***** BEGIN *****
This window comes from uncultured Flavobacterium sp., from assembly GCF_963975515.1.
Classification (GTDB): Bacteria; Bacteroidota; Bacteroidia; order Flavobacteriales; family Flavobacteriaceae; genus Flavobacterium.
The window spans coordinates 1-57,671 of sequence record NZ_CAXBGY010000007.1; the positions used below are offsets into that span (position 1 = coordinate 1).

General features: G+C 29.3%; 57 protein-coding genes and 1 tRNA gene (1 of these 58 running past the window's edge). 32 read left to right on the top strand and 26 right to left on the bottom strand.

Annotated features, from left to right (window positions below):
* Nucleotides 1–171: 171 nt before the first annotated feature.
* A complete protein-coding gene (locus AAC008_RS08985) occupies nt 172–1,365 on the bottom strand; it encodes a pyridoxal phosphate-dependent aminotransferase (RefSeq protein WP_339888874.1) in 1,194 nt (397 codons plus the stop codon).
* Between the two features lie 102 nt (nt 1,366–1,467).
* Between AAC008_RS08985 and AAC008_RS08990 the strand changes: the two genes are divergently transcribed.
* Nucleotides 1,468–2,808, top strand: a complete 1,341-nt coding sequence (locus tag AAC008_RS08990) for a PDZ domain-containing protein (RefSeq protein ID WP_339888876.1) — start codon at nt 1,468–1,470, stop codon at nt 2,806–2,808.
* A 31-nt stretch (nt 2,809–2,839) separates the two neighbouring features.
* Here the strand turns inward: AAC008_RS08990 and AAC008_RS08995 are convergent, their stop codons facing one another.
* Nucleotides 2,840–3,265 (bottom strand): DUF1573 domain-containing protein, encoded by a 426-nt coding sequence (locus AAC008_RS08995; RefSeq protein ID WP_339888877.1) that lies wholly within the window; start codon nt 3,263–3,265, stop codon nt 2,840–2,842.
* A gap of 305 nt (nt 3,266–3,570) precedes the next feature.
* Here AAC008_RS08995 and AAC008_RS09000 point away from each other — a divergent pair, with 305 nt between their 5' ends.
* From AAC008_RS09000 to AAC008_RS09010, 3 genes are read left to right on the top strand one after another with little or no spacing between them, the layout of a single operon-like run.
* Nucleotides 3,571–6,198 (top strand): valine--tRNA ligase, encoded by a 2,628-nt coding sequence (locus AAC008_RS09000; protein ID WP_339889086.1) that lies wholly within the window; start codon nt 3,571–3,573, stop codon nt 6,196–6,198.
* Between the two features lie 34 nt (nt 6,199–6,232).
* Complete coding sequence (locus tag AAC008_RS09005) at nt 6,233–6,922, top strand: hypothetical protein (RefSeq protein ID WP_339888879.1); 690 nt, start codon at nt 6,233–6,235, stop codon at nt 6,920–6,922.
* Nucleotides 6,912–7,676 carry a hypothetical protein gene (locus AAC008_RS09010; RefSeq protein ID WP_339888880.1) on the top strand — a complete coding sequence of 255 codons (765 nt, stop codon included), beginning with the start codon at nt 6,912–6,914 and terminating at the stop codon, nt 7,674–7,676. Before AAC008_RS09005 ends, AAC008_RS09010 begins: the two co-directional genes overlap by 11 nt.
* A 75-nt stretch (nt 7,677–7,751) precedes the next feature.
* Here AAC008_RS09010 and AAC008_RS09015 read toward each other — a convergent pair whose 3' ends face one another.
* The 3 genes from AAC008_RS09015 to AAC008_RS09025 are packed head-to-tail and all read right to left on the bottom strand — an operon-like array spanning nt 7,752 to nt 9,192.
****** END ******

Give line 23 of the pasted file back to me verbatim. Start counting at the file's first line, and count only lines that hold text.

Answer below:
* The 3 genes from AAC008_RS09015 to AAC008_RS09025 are packed head-to-tail and all read right to left on the bottom strand — an operon-like array spanning nt 7,752 to nt 9,192.